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The Trump Administration Will Begin Deporting Asylum-Seekers From Mexico To Guatemala

It’s an expansion of a controversial plan to stop the flow of refugees and immigrants to the US southern border.

Last updated on January 6, 2020, at 5:46 p.m. ET

Posted on January 6, 2020, at 12:35 p.m. ET

Eduardo Jaramillo Castro / Getty Images

A family waits for US immigration authorities outside El Chaparral port of entry, in Tijuana, Mexico, Dec. 24, 2019.

The Trump administration will now deport Mexican nationals — including families — who come to the US southern border seeking asylum to Guatemala, an expansion of a controversial program that will spark outrage among advocates and lawmakers, according to documents obtained by BuzzFeed News.

The program, which was signed in July, was implemented in late November. Emailed guidance was sent to asylum officials across the country in recent days detailing how Mexicans were now to be included in the process.

The plan was initially only focused in El Paso but was later expanded to the Rio Grande Valley, according to documents seen by BuzzFeed News.

A Department of Homeland Security spokesperson confirmed the news on Monday.

"Certain Mexicans seeking humanitarian protections in the United States may now be eligible to be transferred to Guatemala and given the opportunity to seek protection there, under the terms of the Guatemala Asylum Cooperative Agreement," the spokesperson said.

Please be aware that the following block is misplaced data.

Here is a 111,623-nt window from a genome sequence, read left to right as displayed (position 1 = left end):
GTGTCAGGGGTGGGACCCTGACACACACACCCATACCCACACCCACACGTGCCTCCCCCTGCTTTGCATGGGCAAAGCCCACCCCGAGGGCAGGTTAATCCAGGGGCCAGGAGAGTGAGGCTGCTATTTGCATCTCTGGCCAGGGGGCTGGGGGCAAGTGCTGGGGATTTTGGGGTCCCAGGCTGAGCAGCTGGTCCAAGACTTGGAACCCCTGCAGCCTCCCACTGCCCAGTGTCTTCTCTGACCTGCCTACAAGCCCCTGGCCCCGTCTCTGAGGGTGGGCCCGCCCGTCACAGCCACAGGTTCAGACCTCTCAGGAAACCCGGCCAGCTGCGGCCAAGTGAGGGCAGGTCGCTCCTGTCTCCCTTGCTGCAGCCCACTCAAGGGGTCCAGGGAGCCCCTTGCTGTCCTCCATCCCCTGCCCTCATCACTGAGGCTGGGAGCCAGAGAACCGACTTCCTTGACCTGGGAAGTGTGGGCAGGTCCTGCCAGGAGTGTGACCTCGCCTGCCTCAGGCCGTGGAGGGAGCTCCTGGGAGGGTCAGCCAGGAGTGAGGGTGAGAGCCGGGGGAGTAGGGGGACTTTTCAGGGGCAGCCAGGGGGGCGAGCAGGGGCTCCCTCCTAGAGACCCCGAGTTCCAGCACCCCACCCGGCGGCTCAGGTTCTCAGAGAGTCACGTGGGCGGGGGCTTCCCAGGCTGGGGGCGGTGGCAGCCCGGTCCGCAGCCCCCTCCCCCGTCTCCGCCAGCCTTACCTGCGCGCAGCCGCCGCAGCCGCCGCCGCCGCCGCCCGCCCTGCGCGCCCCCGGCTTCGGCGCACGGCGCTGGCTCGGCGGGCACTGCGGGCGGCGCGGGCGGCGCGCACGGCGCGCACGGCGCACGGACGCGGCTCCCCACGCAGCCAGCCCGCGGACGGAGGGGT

As of late December 2019, 43 asylum-seekers from El Salvador and Honduras have been deported to Guatemala under the agreement, according to government data obtained by BuzzFeed News. The plan was initially limited to adult asylum-seekers but was expanded to families on Dec. 10, according to documentation seen by BuzzFeed News.

The Trump administration says the plan is a key element in its strategy to deter migration at the border and restrict asylum-seekers from entering the US. Advocates and asylum officers previously told BuzzFeed News that the unprecedented plan lacks legality and organization and will lead to immigrants being placed in dangerous circumstances.

In recent months, the administration has been concerned about an increase of Mexican nationals arrested at the border. In December, Ken Cuccinelli, the second in command at the Department of Homeland Security, said that Mexicans could be sent to Guatemala as part of the agreement.

“Mexico is dangerous; Guatemala is even more so. This expansion of the [agreement] continues to prevent legitimate asylum-seekers from having their cases heard by the US and foists them upon the Guatemalan system, which has about a dozen staff,” said one asylum officer, who was not authorized to speak publicly on the matter. “Asylum in the US is now practically available only for people wealthy and privileged enough to get visas, shutting out many of the most vulnerable groups asking for help at our borders.”

The interviews with asylum officers determine if a person is eligible to be deported to Guatemala. The immigrants are told they will be deported to Guatemala and can obtain protections there, instead of in the US.

Before this interview with an asylum officer, immigrants have no access to legal counsel — unlike their initial asylum screening, when they first arrive at the US border. The asylum-seeker must explicitly state that they fear persecution or torture in Guatemala in order to have an opportunity to avoid deportation, the email said. They must prove it is “more likely than not” that they will be persecuted or tortured there.

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